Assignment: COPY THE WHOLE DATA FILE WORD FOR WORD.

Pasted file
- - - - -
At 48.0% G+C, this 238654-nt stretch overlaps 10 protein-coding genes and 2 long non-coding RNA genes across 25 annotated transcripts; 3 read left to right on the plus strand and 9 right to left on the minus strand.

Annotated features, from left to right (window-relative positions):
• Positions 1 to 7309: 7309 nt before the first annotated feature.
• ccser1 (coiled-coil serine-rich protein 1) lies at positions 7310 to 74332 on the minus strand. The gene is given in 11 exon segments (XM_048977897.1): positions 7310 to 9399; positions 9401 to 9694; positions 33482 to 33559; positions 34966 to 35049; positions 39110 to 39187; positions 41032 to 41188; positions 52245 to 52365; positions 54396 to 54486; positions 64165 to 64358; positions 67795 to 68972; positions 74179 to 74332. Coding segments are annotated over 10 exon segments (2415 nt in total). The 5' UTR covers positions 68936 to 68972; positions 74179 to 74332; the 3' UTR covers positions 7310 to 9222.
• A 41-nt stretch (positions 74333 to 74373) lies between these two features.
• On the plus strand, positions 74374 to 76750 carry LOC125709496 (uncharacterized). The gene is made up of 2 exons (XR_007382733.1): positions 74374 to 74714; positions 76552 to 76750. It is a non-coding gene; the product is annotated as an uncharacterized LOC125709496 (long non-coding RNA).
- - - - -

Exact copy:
At 48.0% G+C, this 238654-nt stretch overlaps 10 protein-coding genes and 2 long non-coding RNA genes across 25 annotated transcripts; 3 read left to right on the plus strand and 9 right to left on the minus strand.

Annotated features, from left to right (window-relative positions):
• Positions 1 to 7309: 7309 nt before the first annotated feature.
• ccser1 (coiled-coil serine-rich protein 1) lies at positions 7310 to 74332 on the minus strand. The gene is given in 11 exon segments (XM_048977897.1): positions 7310 to 9399; positions 9401 to 9694; positions 33482 to 33559; positions 34966 to 35049; positions 39110 to 39187; positions 41032 to 41188; positions 52245 to 52365; positions 54396 to 54486; positions 64165 to 64358; positions 67795 to 68972; positions 74179 to 74332. Coding segments are annotated over 10 exon segments (2415 nt in total). The 5' UTR covers positions 68936 to 68972; positions 74179 to 74332; the 3' UTR covers positions 7310 to 9222.
• A 41-nt stretch (positions 74333 to 74373) lies between these two features.
• On the plus strand, positions 74374 to 76750 carry LOC125709496 (uncharacterized). The gene is made up of 2 exons (XR_007382733.1): positions 74374 to 74714; positions 76552 to 76750. It is a non-coding gene; the product is annotated as an uncharacterized LOC125709496 (long non-coding RNA).